Happy Hour

by Terry Wynne

Dusk had settled into the glass and chrome and cement cityscape. Harry had put in a solid day of writing advertising copy, meetings, preparing for presentations. As far as he was concerned, he had earned that pint of Guinness at Mulligan’s. He was on his way to meet two friends at the pub and turned left onto west 55th street towards Seventh Avenue.

An amber tint spread across the front window of Mulligan’s with the early evening rays filtering in from the western sky. The scent of stale beer permeated the walls. Mulligan’s was a blue collar bar with construction workers and people who looked like cops and fireman. It was the perfect antidote to the day’s mid-management poison.

Harry joined his friends at the one-sided window. You could see out, but nobody could see in, only their own reflection. The trio commented on the parade of people who walked by. Senior executives from the agency with their administrative assistants; professional women striding the pavement, rushing for the bus or cab; sad faces of the walking wounded, heading home to lick their wounds with cable TV and alcohol. Most wore the mask of desperation, eager to escape the corporate confinement of Manhattan. The kind that, day in and day out, eats at your soul.

“Now check this nerd out now,” said Vallerio, a media planner, glancing out the window.
His boss was sauntering down the block, talking to himself in an animated conversation. “See what I have to deal with? He’s even nuttier at work!”

“Well my boss goes on junkets to Wimbleton and the Olympics on the network’s dime, then writes us memos not to have lunch with media reps,” said Kelly. “Ethics my ass!”

Mulligan’s didn’t have waitresses, so Harry stepped up to the bar to order a Guinness. They took a while to pour a proper pint at Mulligans. As it should be. Kelly and Vallerio were all set, drinks in hand and cigarettes in the other. Harry had to contend with the swirling smoke and it sank into his collar so he could smell it on him when he came home. A lot of people smoked back then. Harry was in the odd man out..

“Hey, isn’t that your imaginary girlfriend coming up the boulevard?” said Vallerio. Harry could see Mary Wentworth, carrying a heavy satchel, pacing towards them in her white Nikes. Her smiling green eyes, brunette hair and delicate, almost angelic face always got to him. . The kicker was her southern charm. That really did the trick. He was never sure how real it was, but in those days, he didn’t care all that much. It was true that he had feelings for her, but she was living with a guy who was a sculptor or modern furniture designer, he never really knew for sure.  “Go ahead and knock on the window,” said Vallerio. “Show her your true nature and who you hang out with.”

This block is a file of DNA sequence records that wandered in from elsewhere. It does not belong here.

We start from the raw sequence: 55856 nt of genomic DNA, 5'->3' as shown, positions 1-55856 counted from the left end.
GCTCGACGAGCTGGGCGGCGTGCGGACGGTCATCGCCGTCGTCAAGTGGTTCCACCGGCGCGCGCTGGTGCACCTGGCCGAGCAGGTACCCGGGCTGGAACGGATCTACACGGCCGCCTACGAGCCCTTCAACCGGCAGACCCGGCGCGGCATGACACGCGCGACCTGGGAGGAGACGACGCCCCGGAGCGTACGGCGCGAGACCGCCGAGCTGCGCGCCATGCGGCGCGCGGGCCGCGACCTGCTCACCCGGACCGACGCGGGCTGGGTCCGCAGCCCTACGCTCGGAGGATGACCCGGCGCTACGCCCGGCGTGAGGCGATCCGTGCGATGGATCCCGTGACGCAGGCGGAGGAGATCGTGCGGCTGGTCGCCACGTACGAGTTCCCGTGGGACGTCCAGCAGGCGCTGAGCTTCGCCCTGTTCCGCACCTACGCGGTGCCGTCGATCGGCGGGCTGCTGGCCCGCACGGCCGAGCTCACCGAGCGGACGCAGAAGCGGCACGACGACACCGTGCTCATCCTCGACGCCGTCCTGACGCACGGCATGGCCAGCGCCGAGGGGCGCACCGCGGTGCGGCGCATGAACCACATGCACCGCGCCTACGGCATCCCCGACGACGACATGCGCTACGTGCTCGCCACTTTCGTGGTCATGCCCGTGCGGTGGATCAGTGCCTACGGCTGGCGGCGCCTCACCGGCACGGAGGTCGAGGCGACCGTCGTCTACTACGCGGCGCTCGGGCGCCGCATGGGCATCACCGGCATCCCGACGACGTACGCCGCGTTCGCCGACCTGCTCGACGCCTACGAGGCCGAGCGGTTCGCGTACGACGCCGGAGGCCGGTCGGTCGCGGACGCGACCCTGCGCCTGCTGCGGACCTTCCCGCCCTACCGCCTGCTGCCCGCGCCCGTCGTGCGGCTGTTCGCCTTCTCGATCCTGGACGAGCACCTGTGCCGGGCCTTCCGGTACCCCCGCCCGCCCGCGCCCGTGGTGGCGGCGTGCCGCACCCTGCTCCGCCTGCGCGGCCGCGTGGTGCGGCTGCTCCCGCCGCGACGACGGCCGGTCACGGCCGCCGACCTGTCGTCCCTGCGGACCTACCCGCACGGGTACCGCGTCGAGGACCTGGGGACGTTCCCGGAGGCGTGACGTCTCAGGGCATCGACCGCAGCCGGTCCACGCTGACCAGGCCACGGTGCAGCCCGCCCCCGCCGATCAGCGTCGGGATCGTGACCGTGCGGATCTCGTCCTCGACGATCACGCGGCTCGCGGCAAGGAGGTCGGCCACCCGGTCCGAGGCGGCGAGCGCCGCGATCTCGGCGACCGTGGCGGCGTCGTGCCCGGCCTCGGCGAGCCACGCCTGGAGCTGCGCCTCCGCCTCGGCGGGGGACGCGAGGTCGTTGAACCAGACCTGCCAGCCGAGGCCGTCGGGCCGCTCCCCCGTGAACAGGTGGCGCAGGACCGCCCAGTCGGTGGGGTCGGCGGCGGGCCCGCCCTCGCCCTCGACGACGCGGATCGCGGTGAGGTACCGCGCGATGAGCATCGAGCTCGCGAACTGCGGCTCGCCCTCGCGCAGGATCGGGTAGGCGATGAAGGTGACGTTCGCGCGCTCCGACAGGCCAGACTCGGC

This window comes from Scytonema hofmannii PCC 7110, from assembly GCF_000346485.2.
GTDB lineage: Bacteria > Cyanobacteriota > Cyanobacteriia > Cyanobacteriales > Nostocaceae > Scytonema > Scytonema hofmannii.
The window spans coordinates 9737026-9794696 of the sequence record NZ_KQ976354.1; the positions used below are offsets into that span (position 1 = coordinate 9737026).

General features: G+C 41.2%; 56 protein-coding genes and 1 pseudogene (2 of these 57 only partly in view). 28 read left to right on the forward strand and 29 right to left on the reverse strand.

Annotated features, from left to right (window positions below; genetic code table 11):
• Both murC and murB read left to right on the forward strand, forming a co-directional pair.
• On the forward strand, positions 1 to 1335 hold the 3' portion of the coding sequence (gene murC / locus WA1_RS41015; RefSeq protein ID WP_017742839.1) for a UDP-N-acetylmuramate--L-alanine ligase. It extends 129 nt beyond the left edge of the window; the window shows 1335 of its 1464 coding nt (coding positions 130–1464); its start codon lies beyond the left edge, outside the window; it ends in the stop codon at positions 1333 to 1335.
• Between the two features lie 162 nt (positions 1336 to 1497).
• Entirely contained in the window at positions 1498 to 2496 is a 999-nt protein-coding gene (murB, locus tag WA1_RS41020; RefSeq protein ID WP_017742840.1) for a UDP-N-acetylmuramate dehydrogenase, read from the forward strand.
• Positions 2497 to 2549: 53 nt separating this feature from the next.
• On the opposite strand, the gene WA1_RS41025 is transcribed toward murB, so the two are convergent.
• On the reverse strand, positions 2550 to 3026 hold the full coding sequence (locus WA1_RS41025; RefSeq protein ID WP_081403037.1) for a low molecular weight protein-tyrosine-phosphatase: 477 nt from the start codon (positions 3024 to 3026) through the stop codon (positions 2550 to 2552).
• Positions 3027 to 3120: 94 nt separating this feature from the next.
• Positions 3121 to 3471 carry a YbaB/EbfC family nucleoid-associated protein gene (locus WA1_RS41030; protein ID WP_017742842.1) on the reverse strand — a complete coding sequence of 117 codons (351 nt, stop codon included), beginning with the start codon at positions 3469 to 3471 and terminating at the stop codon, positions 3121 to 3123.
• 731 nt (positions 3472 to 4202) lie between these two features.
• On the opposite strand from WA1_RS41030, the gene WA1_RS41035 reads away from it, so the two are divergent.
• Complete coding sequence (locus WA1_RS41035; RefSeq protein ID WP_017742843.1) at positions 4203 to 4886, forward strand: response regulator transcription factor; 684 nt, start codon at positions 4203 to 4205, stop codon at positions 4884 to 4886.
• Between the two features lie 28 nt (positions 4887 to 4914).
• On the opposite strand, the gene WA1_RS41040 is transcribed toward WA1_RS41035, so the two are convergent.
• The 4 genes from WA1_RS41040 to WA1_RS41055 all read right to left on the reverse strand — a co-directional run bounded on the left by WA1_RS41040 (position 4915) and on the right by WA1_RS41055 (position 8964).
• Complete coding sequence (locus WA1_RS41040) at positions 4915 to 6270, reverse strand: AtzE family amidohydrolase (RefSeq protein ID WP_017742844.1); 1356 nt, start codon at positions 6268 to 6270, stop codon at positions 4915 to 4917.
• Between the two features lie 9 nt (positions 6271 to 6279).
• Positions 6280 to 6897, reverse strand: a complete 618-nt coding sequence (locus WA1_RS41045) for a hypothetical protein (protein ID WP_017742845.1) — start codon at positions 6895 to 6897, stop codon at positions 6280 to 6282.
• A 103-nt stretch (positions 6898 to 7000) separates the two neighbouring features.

“I bet you ten bucks she gives you the brush-off,” said Kelly, with a sardonic smile.

“Thanks for your vote of confidence,” said Harry. “You two mugs hide if she comes in.”

He rose to his feet and knocked on the window. Mary turned her head to look in the direction of the sound, but could only see her own reflection and kept going. He stepped out the back door to greet her on the street.

“Hi, Harry. What a surprise, to find you at the pub,” said Mary. Her face didn’t look sad and desperate like the others. It exuded the kind of warmth and charisma that momentarily propelled Harry into a dreamy, higher state of life. Anything could be possible when she smiled. Maybe the world was not so dreary when she drew him into her orbit.

“It’s cheaper than a psychotherapist,” said Harry. “Would you like to join me and my colleagues in an adult beverage?”

“No thanks! I’ll take a rain check,” said Mary. “It never ends with JCPenney and I have a pile of work when I get home. Maybe we can have lunch sometime this week?”

”The last time you took me to Anne Taylor afterward and made we watch you shop for a half hour,” said Harry.

“Scouting out the competition,” said Mary.

“Hell, I’m probably the only agency guy who buys his suits at JCPenney,” said Harry. “I’m loyal as they come “

Here came that radiant smile again – “That you are, Harry Moran. That you are!”

Harry’s face flushed, his pulse quickened.

And that was that. She bid him goodbye and he returned to his table.

“I’ll let you slide because it’s plain to see she is entirely out of your league,” said Kelly. “She has looks and brains. What do you have? A broken down Toyota and an Archie Bunker house in Brooklyn.”

Harry sipped his Guinness and soaked in the truth of what they were saying. He really had no chance with her. And yet, wasn’t worthwhile just being around her? Didn’t it give him a lift? Isn’t this why we are on this crazy planet?

Kelly had to leave at seven. His wife had a strict code of conduct for him and dinner would be ready. Vallerio was like himself, single and could stay on for another.

But the trio departed.

By now the sun was low in the western sky and the shadows loomed large on the eastern side of the buildings. Harry descended the greasy steps of the subway to Brooklyn.

All those desperate people and who was he kidding? He was one of them too.

About the Author:

Terry Wynne is a freelance cartoonist whose cartoons have appeared worldwide. He lives in Camillus, New York with his wife, Noghma, his daughter, Gabrielle, and his mother, Marianne. His work includes sight gags, comic strips, children’s books, political cartoons, and caricature. He devotes his time to cartooning, charity, golf, and softball.





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